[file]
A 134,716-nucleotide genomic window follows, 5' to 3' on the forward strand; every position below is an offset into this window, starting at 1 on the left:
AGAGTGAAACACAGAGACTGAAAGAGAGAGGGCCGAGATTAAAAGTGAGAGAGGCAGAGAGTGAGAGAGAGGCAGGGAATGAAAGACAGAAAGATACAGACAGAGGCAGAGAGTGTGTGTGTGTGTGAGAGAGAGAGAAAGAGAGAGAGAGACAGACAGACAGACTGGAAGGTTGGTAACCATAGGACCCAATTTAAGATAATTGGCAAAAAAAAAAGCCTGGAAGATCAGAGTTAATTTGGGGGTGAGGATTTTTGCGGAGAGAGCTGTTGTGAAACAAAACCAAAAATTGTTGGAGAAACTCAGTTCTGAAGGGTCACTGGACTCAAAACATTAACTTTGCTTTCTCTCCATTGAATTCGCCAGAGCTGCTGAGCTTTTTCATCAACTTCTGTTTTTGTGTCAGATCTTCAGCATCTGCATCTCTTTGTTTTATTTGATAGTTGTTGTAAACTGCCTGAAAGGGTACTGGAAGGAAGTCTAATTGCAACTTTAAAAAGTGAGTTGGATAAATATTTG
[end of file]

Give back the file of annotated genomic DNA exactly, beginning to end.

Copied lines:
A 134,716-nucleotide genomic window follows, 5' to 3' on the forward strand; every position below is an offset into this window, starting at 1 on the left:
AGAGTGAAACACAGAGACTGAAAGAGAGAGGGCCGAGATTAAAAGTGAGAGAGGCAGAGAGTGAGAGAGAGGCAGGGAATGAAAGACAGAAAGATACAGACAGAGGCAGAGAGTGTGTGTGTGTGTGAGAGAGAGAGAAAGAGAGAGAGAGACAGACAGACAGACTGGAAGGTTGGTAACCATAGGACCCAATTTAAGATAATTGGCAAAAAAAAAAGCCTGGAAGATCAGAGTTAATTTGGGGGTGAGGATTTTTGCGGAGAGAGCTGTTGTGAAACAAAACCAAAAATTGTTGGAGAAACTCAGTTCTGAAGGGTCACTGGACTCAAAACATTAACTTTGCTTTCTCTCCATTGAATTCGCCAGAGCTGCTGAGCTTTTTCATCAACTTCTGTTTTTGTGTCAGATCTTCAGCATCTGCATCTCTTTGTTTTATTTGATAGTTGTTGTAAACTGCCTGAAAGGGTACTGGAAGGAAGTCTAATTGCAACTTTAAAAAGTGAGTTGGATAAATATTTG